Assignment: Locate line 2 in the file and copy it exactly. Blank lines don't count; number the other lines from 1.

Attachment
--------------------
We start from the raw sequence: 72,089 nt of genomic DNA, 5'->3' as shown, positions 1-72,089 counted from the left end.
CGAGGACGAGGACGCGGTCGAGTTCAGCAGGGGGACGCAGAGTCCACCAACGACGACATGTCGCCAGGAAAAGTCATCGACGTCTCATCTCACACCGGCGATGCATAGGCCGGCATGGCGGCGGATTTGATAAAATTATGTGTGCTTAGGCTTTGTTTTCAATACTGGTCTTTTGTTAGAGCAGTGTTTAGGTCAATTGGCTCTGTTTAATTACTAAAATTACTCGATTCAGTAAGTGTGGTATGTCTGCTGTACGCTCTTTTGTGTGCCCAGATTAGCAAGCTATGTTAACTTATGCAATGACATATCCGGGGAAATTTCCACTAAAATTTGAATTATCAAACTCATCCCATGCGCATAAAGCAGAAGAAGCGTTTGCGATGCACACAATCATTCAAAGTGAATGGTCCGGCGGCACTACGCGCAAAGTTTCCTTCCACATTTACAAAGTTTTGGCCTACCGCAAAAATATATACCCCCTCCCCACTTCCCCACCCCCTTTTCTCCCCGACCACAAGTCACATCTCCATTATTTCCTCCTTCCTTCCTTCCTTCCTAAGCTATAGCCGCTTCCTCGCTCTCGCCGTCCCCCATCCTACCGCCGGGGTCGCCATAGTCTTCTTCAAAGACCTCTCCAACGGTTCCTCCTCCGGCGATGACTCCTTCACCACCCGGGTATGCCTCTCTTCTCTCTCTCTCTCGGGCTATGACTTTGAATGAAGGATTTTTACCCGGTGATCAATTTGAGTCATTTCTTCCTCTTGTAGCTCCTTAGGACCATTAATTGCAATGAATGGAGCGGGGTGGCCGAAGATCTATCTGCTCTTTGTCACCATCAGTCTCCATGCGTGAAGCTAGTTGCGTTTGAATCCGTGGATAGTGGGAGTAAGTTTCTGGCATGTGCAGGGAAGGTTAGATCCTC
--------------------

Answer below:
CGAGGACGAGGACGCGGTCGAGTTCAGCAGGGGGACGCAGAGTCCACCAACGACGACATGTCGCCAGGAAAAGTCATCGACGTCTCATCTCACACCGGCGATGCATAGGCCGGCATGGCGGCGGATTTGATAAAATTATGTGTGCTTAGGCTTTGTTTTCAATACTGGTCTTTTGTTAGAGCAGTGTTTAGGTCAATTGGCTCTGTTTAATTACTAAAATTACTCGATTCAGTAAGTGTGGTATGTCTGCTGTACGCTCTTTTGTGTGCCCAGATTAGCAAGCTATGTTAACTTATGCAATGACATATCCGGGGAAATTTCCACTAAAATTTGAATTATCAAACTCATCCCATGCGCATAAAGCAGAAGAAGCGTTTGCGATGCACACAATCATTCAAAGTGAATGGTCCGGCGGCACTACGCGCAAAGTTTCCTTCCACATTTACAAAGTTTTGGCCTACCGCAAAAATATATACCCCCTCCCCACTTCCCCACCCCCTTTTCTCCCCGACCACAAGTCACATCTCCATTATTTCCTCCTTCCTTCCTTCCTTCCTAAGCTATAGCCGCTTCCTCGCTCTCGCCGTCCCCCATCCTACCGCCGGGGTCGCCATAGTCTTCTTCAAAGACCTCTCCAACGGTTCCTCCTCCGGCGATGACTCCTTCACCACCCGGGTATGCCTCTCTTCTCTCTCTCTCTCGGGCTATGACTTTGAATGAAGGATTTTTACCCGGTGATCAATTTGAGTCATTTCTTCCTCTTGTAGCTCCTTAGGACCATTAATTGCAATGAATGGAGCGGGGTGGCCGAAGATCTATCTGCTCTTTGTCACCATCAGTCTCCATGCGTGAAGCTAGTTGCGTTTGAATCCGTGGATAGTGGGAGTAAGTTTCTGGCATGTGCAGGGAAGGTTAGATCCTC